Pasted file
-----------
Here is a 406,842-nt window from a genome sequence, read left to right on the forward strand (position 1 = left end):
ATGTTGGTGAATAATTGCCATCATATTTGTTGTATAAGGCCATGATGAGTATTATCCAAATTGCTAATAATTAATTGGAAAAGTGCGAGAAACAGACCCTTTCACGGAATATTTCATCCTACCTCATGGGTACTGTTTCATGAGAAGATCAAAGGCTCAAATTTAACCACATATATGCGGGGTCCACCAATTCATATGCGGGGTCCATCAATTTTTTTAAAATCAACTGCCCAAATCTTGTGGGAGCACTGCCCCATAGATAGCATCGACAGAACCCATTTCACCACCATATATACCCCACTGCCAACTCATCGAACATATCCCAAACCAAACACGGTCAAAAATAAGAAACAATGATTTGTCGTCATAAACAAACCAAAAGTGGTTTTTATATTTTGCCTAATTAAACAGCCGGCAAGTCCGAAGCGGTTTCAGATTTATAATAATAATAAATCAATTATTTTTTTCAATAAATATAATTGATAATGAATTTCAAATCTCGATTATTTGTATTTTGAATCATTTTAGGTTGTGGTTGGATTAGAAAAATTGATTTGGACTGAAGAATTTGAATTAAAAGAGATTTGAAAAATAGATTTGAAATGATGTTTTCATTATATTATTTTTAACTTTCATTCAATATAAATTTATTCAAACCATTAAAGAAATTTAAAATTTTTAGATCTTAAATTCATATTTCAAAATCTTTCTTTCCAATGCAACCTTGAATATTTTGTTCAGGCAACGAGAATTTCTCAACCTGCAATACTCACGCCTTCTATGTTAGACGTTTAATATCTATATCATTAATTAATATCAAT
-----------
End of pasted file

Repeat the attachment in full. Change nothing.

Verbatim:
Here is a 406,842-nt window from a genome sequence, read left to right on the forward strand (position 1 = left end):
ATGTTGGTGAATAATTGCCATCATATTTGTTGTATAAGGCCATGATGAGTATTATCCAAATTGCTAATAATTAATTGGAAAAGTGCGAGAAACAGACCCTTTCACGGAATATTTCATCCTACCTCATGGGTACTGTTTCATGAGAAGATCAAAGGCTCAAATTTAACCACATATATGCGGGGTCCACCAATTCATATGCGGGGTCCATCAATTTTTTTAAAATCAACTGCCCAAATCTTGTGGGAGCACTGCCCCATAGATAGCATCGACAGAACCCATTTCACCACCATATATACCCCACTGCCAACTCATCGAACATATCCCAAACCAAACACGGTCAAAAATAAGAAACAATGATTTGTCGTCATAAACAAACCAAAAGTGGTTTTTATATTTTGCCTAATTAAACAGCCGGCAAGTCCGAAGCGGTTTCAGATTTATAATAATAATAAATCAATTATTTTTTTCAATAAATATAATTGATAATGAATTTCAAATCTCGATTATTTGTATTTTGAATCATTTTAGGTTGTGGTTGGATTAGAAAAATTGATTTGGACTGAAGAATTTGAATTAAAAGAGATTTGAAAAATAGATTTGAAATGATGTTTTCATTATATTATTTTTAACTTTCATTCAATATAAATTTATTCAAACCATTAAAGAAATTTAAAATTTTTAGATCTTAAATTCATATTTCAAAATCTTTCTTTCCAATGCAACCTTGAATATTTTGTTCAGGCAACGAGAATTTCTCAACCTGCAATACTCACGCCTTCTATGTTAGACGTTTAATATCTATATCATTAATTAATATCAAT